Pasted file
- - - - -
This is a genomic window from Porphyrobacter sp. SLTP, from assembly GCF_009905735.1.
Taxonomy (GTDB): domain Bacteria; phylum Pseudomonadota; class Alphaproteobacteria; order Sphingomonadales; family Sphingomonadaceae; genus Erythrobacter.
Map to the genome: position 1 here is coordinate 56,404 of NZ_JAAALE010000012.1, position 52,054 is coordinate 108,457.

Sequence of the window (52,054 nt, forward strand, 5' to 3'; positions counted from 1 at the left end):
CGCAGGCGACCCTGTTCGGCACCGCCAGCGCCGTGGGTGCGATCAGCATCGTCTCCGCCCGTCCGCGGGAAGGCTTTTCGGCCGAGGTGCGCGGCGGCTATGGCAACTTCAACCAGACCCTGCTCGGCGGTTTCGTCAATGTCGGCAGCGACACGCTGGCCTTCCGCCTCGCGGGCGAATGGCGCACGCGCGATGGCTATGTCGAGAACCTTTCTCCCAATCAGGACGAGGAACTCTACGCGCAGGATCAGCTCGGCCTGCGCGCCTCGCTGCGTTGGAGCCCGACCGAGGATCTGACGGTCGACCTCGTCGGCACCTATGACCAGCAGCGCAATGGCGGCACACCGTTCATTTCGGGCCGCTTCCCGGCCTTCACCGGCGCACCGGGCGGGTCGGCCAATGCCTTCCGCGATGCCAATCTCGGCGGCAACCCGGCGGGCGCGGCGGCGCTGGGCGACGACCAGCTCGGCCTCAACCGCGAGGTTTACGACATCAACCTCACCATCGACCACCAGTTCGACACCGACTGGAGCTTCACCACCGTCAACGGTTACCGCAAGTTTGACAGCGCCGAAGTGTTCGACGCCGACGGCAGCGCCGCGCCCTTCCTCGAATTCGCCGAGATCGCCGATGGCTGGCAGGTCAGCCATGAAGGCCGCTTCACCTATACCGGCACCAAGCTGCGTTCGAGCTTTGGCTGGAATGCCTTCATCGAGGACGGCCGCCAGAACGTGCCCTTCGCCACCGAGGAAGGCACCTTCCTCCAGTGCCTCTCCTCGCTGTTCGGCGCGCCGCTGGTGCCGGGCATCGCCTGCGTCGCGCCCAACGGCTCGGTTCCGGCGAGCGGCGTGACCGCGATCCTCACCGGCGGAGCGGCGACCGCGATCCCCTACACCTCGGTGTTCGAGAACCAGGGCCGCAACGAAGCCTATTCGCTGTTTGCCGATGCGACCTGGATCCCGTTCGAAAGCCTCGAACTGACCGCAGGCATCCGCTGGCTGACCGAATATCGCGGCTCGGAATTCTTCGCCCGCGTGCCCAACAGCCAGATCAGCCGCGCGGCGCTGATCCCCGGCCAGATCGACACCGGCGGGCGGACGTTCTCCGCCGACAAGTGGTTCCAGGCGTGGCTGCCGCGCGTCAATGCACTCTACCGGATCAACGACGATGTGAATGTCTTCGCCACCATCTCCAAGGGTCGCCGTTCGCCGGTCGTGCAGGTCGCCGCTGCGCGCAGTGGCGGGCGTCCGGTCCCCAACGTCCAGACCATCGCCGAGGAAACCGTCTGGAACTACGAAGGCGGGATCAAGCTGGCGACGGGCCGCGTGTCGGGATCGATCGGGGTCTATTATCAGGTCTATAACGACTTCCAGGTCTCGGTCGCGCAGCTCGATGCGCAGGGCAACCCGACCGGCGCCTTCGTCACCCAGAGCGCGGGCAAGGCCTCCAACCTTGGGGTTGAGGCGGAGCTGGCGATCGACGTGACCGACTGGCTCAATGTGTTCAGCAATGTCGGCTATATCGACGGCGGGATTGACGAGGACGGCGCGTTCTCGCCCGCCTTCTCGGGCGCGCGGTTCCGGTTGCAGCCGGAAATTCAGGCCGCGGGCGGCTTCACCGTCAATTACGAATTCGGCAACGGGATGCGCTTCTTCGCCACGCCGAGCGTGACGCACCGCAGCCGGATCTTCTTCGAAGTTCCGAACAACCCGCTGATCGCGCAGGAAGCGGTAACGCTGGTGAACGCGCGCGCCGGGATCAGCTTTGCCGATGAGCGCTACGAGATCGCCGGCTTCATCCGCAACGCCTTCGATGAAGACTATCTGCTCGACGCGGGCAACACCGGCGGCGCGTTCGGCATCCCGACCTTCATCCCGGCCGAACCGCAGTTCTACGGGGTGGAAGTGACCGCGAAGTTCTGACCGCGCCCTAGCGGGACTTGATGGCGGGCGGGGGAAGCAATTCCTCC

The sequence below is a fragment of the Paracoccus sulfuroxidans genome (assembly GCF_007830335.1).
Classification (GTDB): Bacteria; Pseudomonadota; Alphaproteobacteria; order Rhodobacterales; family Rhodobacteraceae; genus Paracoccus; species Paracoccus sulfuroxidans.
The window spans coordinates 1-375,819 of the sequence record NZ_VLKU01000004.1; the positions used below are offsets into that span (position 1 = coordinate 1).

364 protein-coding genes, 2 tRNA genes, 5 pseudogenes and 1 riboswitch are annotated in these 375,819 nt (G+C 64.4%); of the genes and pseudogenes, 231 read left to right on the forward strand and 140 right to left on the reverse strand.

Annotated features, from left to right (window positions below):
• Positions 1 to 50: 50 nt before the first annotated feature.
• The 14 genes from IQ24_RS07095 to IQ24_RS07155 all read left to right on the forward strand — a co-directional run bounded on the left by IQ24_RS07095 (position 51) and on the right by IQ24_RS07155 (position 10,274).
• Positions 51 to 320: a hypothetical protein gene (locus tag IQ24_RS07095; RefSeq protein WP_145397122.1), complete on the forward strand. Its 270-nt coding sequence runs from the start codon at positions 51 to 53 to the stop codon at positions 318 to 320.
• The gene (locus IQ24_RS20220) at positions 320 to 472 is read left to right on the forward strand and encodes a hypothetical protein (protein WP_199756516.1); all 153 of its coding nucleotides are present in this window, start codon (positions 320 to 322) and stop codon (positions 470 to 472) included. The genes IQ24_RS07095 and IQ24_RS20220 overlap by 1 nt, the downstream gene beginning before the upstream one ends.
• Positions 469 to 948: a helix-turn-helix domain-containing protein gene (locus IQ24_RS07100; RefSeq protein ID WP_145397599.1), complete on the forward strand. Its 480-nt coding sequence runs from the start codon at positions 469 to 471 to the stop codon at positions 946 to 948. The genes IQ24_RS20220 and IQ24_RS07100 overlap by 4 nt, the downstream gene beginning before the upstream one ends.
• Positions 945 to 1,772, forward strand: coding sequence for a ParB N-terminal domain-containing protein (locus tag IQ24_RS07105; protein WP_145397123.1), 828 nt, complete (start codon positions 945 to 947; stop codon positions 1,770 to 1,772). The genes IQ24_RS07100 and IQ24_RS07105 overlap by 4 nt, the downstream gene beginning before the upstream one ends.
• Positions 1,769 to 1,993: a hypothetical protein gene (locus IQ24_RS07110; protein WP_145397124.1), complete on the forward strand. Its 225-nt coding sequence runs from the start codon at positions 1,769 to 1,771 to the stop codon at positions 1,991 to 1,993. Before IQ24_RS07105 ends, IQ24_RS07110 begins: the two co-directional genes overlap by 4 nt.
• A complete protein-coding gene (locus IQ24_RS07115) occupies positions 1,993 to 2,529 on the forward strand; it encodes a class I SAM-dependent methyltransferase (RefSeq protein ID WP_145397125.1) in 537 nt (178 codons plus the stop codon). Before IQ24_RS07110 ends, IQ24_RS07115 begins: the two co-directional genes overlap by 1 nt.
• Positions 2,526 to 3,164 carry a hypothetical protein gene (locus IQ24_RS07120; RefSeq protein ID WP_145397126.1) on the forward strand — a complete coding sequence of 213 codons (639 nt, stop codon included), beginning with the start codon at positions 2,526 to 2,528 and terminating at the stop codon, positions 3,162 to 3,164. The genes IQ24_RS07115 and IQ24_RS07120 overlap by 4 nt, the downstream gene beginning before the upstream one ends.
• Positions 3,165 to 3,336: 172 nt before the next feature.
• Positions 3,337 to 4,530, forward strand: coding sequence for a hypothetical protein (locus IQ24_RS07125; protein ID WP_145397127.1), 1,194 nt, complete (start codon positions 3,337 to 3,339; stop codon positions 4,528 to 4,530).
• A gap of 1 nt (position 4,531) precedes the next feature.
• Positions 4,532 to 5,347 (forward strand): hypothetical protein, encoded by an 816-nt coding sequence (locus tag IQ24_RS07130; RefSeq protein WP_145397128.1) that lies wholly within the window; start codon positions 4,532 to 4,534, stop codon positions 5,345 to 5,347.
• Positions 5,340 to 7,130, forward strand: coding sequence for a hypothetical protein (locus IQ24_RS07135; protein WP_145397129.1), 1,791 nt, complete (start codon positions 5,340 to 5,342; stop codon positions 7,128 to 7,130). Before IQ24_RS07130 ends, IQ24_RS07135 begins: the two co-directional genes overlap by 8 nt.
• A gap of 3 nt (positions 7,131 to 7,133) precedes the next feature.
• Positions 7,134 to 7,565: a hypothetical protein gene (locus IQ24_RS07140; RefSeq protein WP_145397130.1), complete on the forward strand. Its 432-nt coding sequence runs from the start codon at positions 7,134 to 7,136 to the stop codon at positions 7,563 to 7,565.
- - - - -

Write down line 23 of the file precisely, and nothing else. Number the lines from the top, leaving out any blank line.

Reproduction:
• Positions 4,532 to 5,347 (forward strand): hypothetical protein, encoded by an 816-nt coding sequence (locus tag IQ24_RS07130; RefSeq protein WP_145397128.1) that lies wholly within the window; start codon positions 4,532 to 4,534, stop codon positions 5,345 to 5,347.